The Ministry of Agriculture and Animal Resources has unveiled a new initiative aimed at addressing the challenges faced by farmers. Under the initiative, the ministry will partner with universities in research to help find solutions to the sector’s problems, Fulgence Nsengiyumva, the State Minister in charge of agriculture, has said.
According to the minister, universities and other higher learning institutions should be at the forefront of efforts geared at addressing problems in the sector.
Nsengiyumva said: “Universities should not wait for the ministry to undertake research on a problem specific to a given area or district where there are universities. That’s your job.
“In fact, we are going to form partnerships with universities so that they conduct research on our behalf,” he said.
He added that the nature of research will depend on agreements signed between the two parties – the ministry and universities.
The minister was addressing University of Kibungo (UNIK) students and staff as part of an initiative, where the ministry seeks to create partnerships with agriculture universities to find solutions for challenges in the agricultural sector.
He explained that the ministry is sometimes occupied by a lot of issues, like responding to emergencies such as prolonged drought or pest and disease outbreaks, leaving it with little time to conduct research.
The visit to UNIK by Nsengiyumva is part of nationwide campaign where the ministry is encouraging agricultural institutions to support its efforts and find solutions for sector challenges.
He revealed that the ministry will appoint an expert to coordinate universities in the area of research “to ensure that the initiative achieves its objective.”
“We, therefore, call upon students and staff at UNIK to direct energies and funds toward addressing sector problems, especially those that are specific to Kibungo and the surrounding areas,” he said in Eastern Province-based university.
The minister, applauded agriculture universities for their contribution to the sector, saying that human capital development is essential for the sector to grow and become competitive.
The minister added that government will continue to facilitate agriculture institutions to help them realise their objectives and those that contribute to national development.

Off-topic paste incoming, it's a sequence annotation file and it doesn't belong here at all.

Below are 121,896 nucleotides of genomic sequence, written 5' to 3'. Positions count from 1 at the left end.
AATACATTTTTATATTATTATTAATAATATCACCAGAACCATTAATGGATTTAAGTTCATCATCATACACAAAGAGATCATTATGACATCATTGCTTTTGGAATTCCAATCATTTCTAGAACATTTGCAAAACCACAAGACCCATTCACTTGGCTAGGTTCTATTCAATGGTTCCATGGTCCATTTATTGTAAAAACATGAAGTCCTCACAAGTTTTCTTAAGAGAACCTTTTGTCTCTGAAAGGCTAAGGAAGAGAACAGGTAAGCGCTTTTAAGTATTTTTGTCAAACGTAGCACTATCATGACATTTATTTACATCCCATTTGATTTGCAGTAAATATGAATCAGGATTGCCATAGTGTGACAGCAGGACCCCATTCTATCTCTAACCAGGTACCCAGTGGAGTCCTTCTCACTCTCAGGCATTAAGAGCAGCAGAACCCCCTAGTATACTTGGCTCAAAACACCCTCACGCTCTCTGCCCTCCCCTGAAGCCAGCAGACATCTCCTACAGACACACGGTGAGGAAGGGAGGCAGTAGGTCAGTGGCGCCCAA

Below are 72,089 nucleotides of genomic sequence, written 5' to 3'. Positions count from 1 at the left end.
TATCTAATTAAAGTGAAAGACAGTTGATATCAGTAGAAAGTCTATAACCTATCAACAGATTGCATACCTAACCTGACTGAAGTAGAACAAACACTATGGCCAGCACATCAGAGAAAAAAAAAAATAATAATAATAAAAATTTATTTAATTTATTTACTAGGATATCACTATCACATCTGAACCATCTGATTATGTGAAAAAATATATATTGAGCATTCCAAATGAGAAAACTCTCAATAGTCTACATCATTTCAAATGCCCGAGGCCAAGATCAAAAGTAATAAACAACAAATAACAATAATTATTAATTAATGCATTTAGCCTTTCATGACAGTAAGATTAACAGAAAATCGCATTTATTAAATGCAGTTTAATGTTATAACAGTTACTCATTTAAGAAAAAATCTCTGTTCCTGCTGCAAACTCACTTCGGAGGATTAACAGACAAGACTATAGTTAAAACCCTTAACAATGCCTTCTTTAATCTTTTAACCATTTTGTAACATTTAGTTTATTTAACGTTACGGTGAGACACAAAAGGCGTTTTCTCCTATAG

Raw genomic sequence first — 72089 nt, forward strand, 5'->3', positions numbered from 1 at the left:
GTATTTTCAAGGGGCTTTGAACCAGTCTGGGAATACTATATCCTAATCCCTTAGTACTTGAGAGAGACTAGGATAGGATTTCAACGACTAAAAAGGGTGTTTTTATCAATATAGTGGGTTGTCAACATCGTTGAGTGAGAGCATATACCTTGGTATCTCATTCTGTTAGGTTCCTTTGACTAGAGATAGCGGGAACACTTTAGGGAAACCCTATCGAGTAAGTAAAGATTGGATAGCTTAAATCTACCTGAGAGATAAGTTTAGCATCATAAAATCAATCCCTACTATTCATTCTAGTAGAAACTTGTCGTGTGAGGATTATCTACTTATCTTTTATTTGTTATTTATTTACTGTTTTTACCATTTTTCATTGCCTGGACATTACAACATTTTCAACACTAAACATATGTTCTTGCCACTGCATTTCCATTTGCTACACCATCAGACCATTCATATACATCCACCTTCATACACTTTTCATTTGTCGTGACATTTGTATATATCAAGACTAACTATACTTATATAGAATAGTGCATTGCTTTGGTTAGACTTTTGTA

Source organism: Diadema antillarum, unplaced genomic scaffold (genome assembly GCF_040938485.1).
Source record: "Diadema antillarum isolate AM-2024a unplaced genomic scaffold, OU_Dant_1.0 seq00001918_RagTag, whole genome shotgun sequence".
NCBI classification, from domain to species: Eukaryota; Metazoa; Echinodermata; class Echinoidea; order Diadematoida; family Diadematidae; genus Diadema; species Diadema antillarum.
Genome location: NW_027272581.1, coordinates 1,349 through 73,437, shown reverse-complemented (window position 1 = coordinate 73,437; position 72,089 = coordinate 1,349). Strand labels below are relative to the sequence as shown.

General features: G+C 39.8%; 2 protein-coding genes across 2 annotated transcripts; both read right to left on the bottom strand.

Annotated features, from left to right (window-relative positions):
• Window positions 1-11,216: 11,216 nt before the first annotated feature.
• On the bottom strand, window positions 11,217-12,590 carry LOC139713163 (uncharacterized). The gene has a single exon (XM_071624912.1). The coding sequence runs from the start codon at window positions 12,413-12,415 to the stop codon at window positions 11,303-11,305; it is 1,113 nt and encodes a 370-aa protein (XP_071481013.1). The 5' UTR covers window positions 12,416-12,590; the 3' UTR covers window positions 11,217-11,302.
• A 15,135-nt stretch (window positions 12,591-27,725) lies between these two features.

Universities welcome the initiative
Speaking at the function, Prof Egide Karuranga, the UNIK vice-chancellor, welcomed the move, saying that the university is ready to take up any assignment from the ministry.
This, he added, will enable students to acquire practical skills.
He added that the university has been carrying out research, but not necessarily in the line of the ministry’s.
“The new initiative needs to attract a lot of support from other universities for it to be successful,” he said.
Prof Karuranga said the institution is involved in making seeds and plantlets, adding that it is currently conducting a study on best way farmers can utilise the hilly landscape in Ngoma District.
He said they are trying to find the best way farmers can install irrigation systems in the area to ease crop irrigation and boost production.
In addition, the university has also secured agriculture mechanisation equipment for cultivation on the university farms, as well as to use for practicals by students, and also for renting out to the communities.
Students and staff at UNIK pledged to encourage communities to embrace irrigation and use quality seeds. The government is promoting crop irrigation to discourage reliance on rain-fed agriculture to ensure sustainable production.
Already, the government has subsidised small irrigation equipment by 50 per cent to make them more affordable for rural farmers. Experts say public-private partnerships are essential if the country is to improve the agriculture sector, boost production and household incomes.
The agriculture sector employs over 72 per cent of the Rwandan population.
The sector is the second biggest contributor to the country’s GDP, according to figures from National Institute of Statistics of Rwanda.